In the Locker Room

Curry jots a few final thoughts on a whiteboard at the front of the room. No more track suit. This is business. Sharp suit, smart blazer, pants. Her marker squelches as she writes out assignments, tips, reminders. The players file in and fall into the cloth seats of their folding chairs. A few make quick trips to fetch items from their lockers. Others banter quietly, but mostly they wait. Curry turns, all eyes on her. She begins her run down the whiteboard, going over offense and defense, taking her players through the game. Her talk is part strategy session and part motivational speech. "We’re quicker, we’re faster. We’ll take that any day. So let’s use our quickness, our transition game, get up and down the floor and put at least 70 on the board. All right? Be the aggressor, get to the foul line. Get to the foul line, okay? Go inside the post, attack them." CURRY: We already had our test review during shoot-around, but this is the final opportunity to go through our plan before the game begins. I talk with the players about what we want to execute in the first four minutes of the game – what we want to do offensively, defensively. Our inbounds plays, our sidelines plays, our set plays, our motion. This is exactly what we reviewed at shoot-around, but this is just a chance to go over it again. Make sure that everyone is focused, give them a few quick reminders. But at the same time, you want them to have fun. You want to be relaxed and positive, you want to have a lot of energy. I believe that association brings on assimilation, so if the players see that I’m calm, poised, confident, then they are going to absorb that energy. Part of my job is helping them to be relaxed and wanting them to have fun with the experience ahead. Coach Kristy Curry watches courtside as the Lady Raiders play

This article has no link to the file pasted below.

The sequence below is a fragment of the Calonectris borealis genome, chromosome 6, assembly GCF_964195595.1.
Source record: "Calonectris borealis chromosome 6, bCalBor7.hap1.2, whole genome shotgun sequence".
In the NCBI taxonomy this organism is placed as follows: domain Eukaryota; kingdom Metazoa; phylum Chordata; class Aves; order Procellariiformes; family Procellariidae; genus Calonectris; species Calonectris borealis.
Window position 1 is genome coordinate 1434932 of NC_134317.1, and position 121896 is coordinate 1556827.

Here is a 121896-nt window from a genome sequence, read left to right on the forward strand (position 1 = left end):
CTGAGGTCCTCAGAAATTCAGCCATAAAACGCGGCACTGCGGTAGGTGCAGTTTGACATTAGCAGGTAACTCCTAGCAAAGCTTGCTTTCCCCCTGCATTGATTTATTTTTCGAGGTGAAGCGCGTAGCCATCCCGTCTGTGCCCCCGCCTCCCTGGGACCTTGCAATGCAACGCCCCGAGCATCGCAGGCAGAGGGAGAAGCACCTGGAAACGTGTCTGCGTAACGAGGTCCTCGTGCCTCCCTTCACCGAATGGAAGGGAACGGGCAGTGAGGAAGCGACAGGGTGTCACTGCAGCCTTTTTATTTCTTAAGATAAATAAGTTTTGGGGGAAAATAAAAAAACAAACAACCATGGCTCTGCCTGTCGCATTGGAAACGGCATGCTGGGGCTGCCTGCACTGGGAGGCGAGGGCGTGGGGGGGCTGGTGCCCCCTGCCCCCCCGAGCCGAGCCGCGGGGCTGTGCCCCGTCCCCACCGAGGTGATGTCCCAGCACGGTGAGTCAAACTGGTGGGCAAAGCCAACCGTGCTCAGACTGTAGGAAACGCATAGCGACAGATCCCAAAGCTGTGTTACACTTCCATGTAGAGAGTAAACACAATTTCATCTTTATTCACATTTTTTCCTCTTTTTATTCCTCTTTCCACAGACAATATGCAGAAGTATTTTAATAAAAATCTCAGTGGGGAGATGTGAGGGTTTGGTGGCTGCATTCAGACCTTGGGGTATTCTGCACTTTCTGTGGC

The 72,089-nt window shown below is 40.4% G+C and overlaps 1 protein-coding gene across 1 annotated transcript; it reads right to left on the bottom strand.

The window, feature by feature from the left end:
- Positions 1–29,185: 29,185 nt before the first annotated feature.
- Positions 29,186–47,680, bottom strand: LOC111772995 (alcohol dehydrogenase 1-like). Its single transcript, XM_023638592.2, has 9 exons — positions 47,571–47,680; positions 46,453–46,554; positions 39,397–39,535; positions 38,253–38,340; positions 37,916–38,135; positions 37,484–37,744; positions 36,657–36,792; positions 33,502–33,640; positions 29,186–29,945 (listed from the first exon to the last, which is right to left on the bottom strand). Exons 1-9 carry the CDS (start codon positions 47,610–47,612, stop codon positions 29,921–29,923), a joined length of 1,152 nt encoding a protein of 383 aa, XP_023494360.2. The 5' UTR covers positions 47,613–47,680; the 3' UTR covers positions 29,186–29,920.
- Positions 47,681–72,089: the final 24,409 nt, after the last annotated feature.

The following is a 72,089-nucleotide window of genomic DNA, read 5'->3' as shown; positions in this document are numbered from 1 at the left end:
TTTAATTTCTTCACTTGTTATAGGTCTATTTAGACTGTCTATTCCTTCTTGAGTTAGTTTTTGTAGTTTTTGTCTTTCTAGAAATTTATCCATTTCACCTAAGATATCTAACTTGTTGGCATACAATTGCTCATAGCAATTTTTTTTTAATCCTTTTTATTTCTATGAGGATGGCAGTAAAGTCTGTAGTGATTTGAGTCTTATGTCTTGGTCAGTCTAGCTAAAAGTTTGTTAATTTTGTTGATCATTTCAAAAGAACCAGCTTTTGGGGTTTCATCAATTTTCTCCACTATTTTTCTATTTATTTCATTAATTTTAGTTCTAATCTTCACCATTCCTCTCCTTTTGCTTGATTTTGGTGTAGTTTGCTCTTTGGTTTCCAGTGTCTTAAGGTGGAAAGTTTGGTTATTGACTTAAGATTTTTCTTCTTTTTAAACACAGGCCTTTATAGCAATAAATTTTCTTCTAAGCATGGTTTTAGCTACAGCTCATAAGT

The Walk to the Court